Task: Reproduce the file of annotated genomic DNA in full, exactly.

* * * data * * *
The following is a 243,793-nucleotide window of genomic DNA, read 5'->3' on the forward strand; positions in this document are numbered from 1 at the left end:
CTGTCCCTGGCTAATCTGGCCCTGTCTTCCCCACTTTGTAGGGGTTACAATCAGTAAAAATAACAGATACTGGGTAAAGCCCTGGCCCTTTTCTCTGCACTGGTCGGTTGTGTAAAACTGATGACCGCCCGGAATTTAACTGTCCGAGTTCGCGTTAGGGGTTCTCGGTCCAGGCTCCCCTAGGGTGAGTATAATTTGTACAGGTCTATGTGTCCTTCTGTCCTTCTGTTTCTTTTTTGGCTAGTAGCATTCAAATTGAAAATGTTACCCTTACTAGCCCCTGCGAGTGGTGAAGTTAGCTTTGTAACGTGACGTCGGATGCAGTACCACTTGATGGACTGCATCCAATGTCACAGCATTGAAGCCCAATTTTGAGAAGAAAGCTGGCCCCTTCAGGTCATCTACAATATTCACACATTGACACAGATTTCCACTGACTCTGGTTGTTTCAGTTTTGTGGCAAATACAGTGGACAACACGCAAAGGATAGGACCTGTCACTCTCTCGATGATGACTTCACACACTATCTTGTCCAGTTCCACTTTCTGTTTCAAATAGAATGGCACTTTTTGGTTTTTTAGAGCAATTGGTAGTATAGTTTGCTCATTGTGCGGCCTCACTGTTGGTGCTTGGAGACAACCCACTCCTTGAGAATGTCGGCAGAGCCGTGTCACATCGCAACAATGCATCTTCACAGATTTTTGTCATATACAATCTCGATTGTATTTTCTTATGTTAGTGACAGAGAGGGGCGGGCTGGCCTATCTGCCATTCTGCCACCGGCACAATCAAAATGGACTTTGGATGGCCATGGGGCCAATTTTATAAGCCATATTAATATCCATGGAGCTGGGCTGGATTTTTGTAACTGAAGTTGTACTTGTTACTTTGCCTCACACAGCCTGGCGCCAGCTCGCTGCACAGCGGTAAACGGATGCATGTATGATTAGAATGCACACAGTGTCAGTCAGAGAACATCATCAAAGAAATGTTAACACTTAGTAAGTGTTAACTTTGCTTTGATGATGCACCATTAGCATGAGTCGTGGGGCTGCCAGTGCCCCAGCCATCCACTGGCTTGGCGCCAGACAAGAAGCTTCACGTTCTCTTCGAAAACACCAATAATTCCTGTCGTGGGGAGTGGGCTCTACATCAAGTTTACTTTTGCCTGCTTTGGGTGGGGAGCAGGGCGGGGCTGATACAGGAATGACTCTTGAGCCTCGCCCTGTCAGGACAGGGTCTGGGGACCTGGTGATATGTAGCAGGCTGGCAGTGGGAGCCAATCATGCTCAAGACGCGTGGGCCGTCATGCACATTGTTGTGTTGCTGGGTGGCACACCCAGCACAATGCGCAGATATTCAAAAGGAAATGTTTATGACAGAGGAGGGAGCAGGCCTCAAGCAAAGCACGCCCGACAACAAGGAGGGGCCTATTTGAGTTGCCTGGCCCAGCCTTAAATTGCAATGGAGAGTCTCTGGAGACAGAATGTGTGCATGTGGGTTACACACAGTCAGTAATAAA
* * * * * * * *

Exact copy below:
The following is a 243,793-nucleotide window of genomic DNA, read 5'->3' on the forward strand; positions in this document are numbered from 1 at the left end:
CTGTCCCTGGCTAATCTGGCCCTGTCTTCCCCACTTTGTAGGGGTTACAATCAGTAAAAATAACAGATACTGGGTAAAGCCCTGGCCCTTTTCTCTGCACTGGTCGGTTGTGTAAAACTGATGACCGCCCGGAATTTAACTGTCCGAGTTCGCGTTAGGGGTTCTCGGTCCAGGCTCCCCTAGGGTGAGTATAATTTGTACAGGTCTATGTGTCCTTCTGTCCTTCTGTTTCTTTTTTGGCTAGTAGCATTCAAATTGAAAATGTTACCCTTACTAGCCCCTGCGAGTGGTGAAGTTAGCTTTGTAACGTGACGTCGGATGCAGTACCACTTGATGGACTGCATCCAATGTCACAGCATTGAAGCCCAATTTTGAGAAGAAAGCTGGCCCCTTCAGGTCATCTACAATATTCACACATTGACACAGATTTCCACTGACTCTGGTTGTTTCAGTTTTGTGGCAAATACAGTGGACAACACGCAAAGGATAGGACCTGTCACTCTCTCGATGATGACTTCACACACTATCTTGTCCAGTTCCACTTTCTGTTTCAAATAGAATGGCACTTTTTGGTTTTTTAGAGCAATTGGTAGTATAGTTTGCTCATTGTGCGGCCTCACTGTTGGTGCTTGGAGACAACCCACTCCTTGAGAATGTCGGCAGAGCCGTGTCACATCGCAACAATGCATCTTCACAGATTTTTGTCATATACAATCTCGATTGTATTTTCTTATGTTAGTGACAGAGAGGGGCGGGCTGGCCTATCTGCCATTCTGCCACCGGCACAATCAAAATGGACTTTGGATGGCCATGGGGCCAATTTTATAAGCCATATTAATATCCATGGAGCTGGGCTGGATTTTTGTAACTGAAGTTGTACTTGTTACTTTGCCTCACACAGCCTGGCGCCAGCTCGCTGCACAGCGGTAAACGGATGCATGTATGATTAGAATGCACACAGTGTCAGTCAGAGAACATCATCAAAGAAATGTTAACACTTAGTAAGTGTTAACTTTGCTTTGATGATGCACCATTAGCATGAGTCGTGGGGCTGCCAGTGCCCCAGCCATCCACTGGCTTGGCGCCAGACAAGAAGCTTCACGTTCTCTTCGAAAACACCAATAATTCCTGTCGTGGGGAGTGGGCTCTACATCAAGTTTACTTTTGCCTGCTTTGGGTGGGGAGCAGGGCGGGGCTGATACAGGAATGACTCTTGAGCCTCGCCCTGTCAGGACAGGGTCTGGGGACCTGGTGATATGTAGCAGGCTGGCAGTGGGAGCCAATCATGCTCAAGACGCGTGGGCCGTCATGCACATTGTTGTGTTGCTGGGTGGCACACCCAGCACAATGCGCAGATATTCAAAAGGAAATGTTTATGACAGAGGAGGGAGCAGGCCTCAAGCAAAGCACGCCCGACAACAAGGAGGGGCCTATTTGAGTTGCCTGGCCCAGCCTTAAATTGCAATGGAGAGTCTCTGGAGACAGAATGTGTGCATGTGGGTTACACACAGTCAGTAATAAA